Purslane is a leaf vegetable that can be used either fresh in salads or cooked like spinach.

It has a slightly sour and salty taste and is eaten throughout much of Europe and Asia. Because of its mucilaginous quality it is also suitable for soups and stews.

Purslane contains more omega-3 fatty acids than any other leafy vegetable plant. And according to Dr. Artemis Simopoulos – world renowned author and nutrition researcher- purslane has .01 mg/g of EPA – an omega-3 fatty acid normally found mostly in fish and some algae (like spirulina).

Purslane is also an excellent source of magnesium, beta-carotene and vitamin C.

Selecting and Storing Purslane

Buy fresh purslane with crisp, bright leaves. Store in the crisper of your refrigerator.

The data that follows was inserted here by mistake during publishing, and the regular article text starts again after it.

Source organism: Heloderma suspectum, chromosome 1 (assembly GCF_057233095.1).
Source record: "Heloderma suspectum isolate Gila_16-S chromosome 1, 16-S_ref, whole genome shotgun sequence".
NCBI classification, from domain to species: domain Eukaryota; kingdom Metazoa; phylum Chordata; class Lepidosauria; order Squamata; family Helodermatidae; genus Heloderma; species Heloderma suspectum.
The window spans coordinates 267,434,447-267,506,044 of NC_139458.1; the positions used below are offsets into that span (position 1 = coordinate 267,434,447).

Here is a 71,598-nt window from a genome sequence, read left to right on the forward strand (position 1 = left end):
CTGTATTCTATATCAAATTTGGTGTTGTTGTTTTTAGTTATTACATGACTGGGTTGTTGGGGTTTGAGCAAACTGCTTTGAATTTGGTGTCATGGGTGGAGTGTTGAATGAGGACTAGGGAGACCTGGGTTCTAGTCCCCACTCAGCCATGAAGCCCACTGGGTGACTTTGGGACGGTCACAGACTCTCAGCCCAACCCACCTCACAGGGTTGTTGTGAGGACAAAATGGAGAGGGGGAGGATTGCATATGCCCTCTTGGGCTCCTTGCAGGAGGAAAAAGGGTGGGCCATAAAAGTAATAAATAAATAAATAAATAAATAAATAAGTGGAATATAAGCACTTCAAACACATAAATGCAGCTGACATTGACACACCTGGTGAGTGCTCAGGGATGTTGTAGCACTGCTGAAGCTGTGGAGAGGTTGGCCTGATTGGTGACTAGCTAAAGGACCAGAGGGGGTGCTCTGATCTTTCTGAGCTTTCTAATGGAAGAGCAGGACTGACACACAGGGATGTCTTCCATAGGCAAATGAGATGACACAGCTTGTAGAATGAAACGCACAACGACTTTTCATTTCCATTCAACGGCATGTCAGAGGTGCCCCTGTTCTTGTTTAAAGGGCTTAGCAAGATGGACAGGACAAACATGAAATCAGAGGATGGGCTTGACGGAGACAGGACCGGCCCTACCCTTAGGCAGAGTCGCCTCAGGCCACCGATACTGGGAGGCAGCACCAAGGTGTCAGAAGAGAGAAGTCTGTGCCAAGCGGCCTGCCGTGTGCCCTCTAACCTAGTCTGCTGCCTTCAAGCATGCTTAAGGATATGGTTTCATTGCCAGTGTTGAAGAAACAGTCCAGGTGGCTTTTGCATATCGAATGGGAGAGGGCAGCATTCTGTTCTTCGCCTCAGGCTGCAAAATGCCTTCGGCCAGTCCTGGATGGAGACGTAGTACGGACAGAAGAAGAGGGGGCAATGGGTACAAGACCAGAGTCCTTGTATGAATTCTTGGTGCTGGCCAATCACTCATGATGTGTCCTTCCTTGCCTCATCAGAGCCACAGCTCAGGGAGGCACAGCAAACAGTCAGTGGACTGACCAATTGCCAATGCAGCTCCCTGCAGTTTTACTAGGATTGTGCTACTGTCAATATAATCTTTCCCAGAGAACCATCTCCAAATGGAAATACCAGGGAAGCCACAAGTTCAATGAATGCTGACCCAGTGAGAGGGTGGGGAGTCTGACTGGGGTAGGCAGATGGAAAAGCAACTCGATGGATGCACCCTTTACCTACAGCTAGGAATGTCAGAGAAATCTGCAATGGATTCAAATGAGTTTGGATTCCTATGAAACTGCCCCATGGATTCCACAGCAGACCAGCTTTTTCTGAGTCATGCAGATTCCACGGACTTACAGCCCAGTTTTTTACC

Preferences: No Fish, No Red Meat, No Pork, No Eggs, No Shellfish, No Gluten, No Nuts, No Seeds, No Soy, No Dairy, No Poultry, No Molds, No Tubers, No Citrus, No Nightshade, No Legumes, No Corn, No Yeast, No Peanuts, No Grains,

About The Author

Kelley Herring, founder of Healing Gourmet, is a natural nutrition enthusiast with a background in biochemistry. Her passion is educating on how foods promote health and protect against disease and creating simple and delicious recipes for vibrant health and enjoyment.

Kelley Herring – who has written posts on Healing Gourmet.

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